A team of experts from the World Health Organization visited Namibia in August 2017 to assist in the development of a National Action Plan on Health Security. This was a follow-up to a Joint External Evaluation which was undertaken by a team of 11 experts held in December 2016. The December Evaluation was to determine Namibia’s readiness to prevent, detect, and rapidly respond to public health threats, whether they are naturally occurring, deliberate, or accidental.
The Evaluation further aimed to determine a baseline and develop an action plan which will help the Country develop its core capacities in compliance with International Health Regulations (IHR 2005). The findings of the Joint External Evaluation were presented to Stakeholders composed of various Ministries, Agencies and Institutions and these were used to develop a National Action Plan for Health Security (NAPHS) for Namibia. WHO supported the recent Review and Costing meeting for the NAPHS that was held in Walvis Bay on 31 October to 2 November 2017. The purpose of this meeting was to review, finalize and deliberate of costing of the proposed activities for this plan. A total of 55 delegates participated, including officials from the Office of the Prime Minister, Ministry of Finance, MOHSS, Ministry of Safety and Security, Ministry of Mines, Namibia Airports Company, Namport, and regional health directors from border regions.
Mr Petrus Mhata, WHO Namibia Surveillance Officer, reiterated the importance of building the countries core capacities in line with IHR(2005) and stated envisaged implementation plan is not only confined to the Ministry of Health and Social Services, alone, but a collective plan of the country as a whole. He further explained that “IHR is not limited to human disease outbreaks of new and ever-emerging public health events, but extends to animal and environmental health risks”. He added that National Action Plan for Health Security is intended to ensure adequate capacity to prevent, detect and mount rapid response to any public health emergency of international concern. This can only be achieved with the concerted and coordinated efforts of all key stakeholders.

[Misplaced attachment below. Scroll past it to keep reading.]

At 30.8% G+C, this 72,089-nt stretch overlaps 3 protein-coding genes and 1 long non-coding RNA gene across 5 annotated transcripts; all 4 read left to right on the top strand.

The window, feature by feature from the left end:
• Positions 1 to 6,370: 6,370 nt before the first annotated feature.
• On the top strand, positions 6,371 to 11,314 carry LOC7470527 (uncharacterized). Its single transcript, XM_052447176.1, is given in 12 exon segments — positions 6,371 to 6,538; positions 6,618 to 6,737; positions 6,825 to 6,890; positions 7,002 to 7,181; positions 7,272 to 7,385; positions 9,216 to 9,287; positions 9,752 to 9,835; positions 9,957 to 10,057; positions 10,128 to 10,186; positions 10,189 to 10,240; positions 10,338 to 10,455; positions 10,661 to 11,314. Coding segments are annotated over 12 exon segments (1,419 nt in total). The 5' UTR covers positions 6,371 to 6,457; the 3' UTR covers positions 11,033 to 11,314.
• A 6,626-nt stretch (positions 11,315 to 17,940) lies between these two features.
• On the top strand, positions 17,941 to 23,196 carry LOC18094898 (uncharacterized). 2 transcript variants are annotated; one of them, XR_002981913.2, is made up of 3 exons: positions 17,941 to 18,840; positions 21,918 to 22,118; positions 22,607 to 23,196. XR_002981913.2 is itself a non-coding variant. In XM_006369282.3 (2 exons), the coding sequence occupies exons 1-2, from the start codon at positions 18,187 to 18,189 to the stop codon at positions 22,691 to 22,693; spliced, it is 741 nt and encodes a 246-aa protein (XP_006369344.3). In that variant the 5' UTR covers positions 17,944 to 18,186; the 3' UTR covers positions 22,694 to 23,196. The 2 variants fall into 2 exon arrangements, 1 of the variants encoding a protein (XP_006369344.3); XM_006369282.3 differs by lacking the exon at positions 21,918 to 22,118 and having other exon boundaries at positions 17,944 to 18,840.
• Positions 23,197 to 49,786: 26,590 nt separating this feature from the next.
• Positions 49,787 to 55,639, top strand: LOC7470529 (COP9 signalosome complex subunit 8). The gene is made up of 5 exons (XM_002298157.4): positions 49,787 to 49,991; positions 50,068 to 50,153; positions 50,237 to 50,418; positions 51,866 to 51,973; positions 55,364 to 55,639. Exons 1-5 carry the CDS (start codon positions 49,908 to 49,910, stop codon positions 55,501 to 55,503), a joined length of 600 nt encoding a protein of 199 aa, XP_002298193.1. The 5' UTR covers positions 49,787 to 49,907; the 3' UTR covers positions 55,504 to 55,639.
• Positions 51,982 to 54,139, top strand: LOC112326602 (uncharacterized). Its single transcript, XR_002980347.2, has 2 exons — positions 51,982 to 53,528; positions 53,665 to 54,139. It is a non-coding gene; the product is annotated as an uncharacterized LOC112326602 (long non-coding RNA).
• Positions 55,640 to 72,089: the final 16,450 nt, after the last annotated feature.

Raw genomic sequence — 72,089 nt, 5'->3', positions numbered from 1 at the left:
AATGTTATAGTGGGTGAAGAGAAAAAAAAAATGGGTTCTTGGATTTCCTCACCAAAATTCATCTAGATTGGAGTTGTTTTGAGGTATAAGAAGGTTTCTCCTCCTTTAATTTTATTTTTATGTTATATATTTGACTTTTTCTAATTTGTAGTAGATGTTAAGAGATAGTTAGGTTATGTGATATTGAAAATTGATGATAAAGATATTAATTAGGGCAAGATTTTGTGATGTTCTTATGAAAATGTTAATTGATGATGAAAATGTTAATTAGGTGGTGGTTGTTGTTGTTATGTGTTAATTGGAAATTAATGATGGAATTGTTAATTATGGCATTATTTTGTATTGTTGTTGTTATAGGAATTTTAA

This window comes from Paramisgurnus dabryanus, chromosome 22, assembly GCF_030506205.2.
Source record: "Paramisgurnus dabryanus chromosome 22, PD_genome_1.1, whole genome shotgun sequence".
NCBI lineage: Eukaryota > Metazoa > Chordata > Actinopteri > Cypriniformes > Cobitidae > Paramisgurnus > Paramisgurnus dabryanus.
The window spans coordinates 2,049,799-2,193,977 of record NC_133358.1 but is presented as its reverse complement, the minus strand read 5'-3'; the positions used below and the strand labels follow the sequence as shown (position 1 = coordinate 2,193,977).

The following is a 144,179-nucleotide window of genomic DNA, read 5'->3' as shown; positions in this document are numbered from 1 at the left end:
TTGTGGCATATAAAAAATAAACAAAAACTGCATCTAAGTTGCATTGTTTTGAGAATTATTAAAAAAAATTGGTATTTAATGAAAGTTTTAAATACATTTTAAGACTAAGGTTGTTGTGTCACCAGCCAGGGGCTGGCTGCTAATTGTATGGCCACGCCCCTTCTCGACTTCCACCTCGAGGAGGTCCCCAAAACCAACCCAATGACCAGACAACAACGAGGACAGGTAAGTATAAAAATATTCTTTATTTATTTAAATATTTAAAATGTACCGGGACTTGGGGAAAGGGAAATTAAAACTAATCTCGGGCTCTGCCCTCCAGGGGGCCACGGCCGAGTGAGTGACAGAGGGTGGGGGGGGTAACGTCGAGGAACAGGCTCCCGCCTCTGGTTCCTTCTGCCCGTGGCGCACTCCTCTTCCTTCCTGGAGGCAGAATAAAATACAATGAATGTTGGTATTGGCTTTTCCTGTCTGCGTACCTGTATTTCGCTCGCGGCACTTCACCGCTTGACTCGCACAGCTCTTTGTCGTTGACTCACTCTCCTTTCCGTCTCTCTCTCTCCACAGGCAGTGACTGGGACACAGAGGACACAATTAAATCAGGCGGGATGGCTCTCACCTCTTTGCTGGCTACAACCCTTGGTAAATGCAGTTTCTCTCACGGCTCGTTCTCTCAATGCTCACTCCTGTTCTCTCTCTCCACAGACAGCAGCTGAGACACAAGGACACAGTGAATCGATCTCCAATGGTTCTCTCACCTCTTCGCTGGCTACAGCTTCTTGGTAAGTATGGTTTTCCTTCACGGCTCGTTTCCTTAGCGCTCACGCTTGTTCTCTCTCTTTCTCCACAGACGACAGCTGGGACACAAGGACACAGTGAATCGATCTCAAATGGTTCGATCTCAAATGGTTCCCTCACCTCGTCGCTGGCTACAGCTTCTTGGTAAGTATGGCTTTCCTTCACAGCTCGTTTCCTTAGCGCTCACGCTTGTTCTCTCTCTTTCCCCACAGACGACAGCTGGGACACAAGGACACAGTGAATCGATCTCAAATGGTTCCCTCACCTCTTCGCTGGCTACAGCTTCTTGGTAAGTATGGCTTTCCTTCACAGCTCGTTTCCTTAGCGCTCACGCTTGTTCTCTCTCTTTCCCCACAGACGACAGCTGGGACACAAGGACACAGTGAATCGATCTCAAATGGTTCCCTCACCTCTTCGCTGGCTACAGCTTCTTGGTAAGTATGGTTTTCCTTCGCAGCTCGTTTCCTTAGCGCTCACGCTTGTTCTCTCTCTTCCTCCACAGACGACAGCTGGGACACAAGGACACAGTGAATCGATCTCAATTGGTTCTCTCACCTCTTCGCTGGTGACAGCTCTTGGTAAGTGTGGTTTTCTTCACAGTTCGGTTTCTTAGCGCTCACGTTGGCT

Namibia, due to its geographical location, high influx of tourists and regional and international trade, is prone to emergencies of international threats and other public health risks. Strengthening the IHR core capacities will enable the country to prevent, detect and rapidly respond to any public health emergency such as disease outbreaks, chemical and radiological hazards. These imply strengthening surveillance and border crossing points, establishing proper isolation facilities, antimicrobial resistance monitoring, and response capacity.